IT Should Forget Development, Focus on Requirements and Release Management

Despite all the changes to application lifecycle management (ALM), IT organizations are doing just fine when it comes to core development processes. It is the "bookend" processes of requirements management and release management that need help.

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Fri, May 18, 2012

CIO — In the past decade, application development has undergone a revolution: the Agile Manifesto, cloud computing development platforms and the explosion in the iPhone, iPad and Android device markets have changed everything. But despite the many changes in application development, most IT organizations are doing an excellent job with their core development processes, according to a recent survey by Serena Software Development. It's the "bookend" processes-requirements management and the delivery of software into production-that need help.

"The survey findings strongly suggest that IT organizations can "forget" about core development processes, and instead, spend more time focusing on the "bookends" of ALM-requirements management and release management," says Miguel Tam, senior product marketing manager of Serena Software. Serena, a specialist in IT orchestration, recently conducted a survey on application development processes with nearly 1,000 IT professionals across a range of industries. "These findings are consistent across all industries that were surveyed. Nailing what customers really want and actually getting it into their hands without many bugs are the things that IT organizations need to focus on going forward."

IT Has Application Development in Hand

The survey found that respondents across all industries rated development the highest of the four major application lifecycle management (ALM) processes, with an average score of 2.77 on a scale of 1 to 4, with 4 being "excellent."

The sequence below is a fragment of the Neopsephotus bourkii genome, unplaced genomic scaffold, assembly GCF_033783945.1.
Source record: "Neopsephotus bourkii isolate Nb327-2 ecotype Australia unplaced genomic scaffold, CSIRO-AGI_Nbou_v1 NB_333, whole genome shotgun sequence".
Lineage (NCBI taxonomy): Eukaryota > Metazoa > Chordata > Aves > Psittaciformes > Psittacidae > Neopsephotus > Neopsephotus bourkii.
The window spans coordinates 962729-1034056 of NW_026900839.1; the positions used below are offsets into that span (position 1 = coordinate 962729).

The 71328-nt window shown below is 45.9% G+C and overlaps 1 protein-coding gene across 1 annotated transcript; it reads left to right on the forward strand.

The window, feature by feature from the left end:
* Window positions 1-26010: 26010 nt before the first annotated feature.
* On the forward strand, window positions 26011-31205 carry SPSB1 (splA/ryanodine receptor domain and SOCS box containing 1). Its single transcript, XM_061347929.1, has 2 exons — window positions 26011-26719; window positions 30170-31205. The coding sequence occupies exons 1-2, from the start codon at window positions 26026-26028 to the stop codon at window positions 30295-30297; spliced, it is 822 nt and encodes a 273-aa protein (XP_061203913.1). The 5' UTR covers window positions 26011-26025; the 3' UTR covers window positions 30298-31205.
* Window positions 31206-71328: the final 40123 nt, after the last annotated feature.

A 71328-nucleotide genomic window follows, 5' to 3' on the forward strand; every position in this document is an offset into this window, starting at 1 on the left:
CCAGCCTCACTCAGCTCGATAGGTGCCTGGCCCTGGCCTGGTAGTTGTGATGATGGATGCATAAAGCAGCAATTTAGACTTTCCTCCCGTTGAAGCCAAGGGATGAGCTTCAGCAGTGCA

Development encompasses the process of developing and managing software, including QA collaboration, development audits and peer review. Demand management-the process of capturing and reviewing demand, including submission of requests, approval of project proposals and customer status updates-also received generally high marks, with an average score of 2.74. Release management entails the process of deploying releases into production environments, including release automation, post-production fixes and component reuse. The average score came in at 2.65. Finally, requirements management-the process of defining and managing requirements, including stakeholder collaboration, requirements reuse and traceability-trailed the list with an average score of 2.58.

Communication with the Business Is a Sticking Point

While the scores for all areas were above a theoretical average of 2.5, Tam notes that it is the areas where the IT organization has to communicate and work with the rest of the business that consistently receives the lowest ratings.

"I'm not suggesting you can just forget about development completely and go on your merry way," Tam says. "You need to continue working with your developers. But looking across the IT landscape, if you're the CIO or the VP of applications, you want to really look at how you interact with the business."

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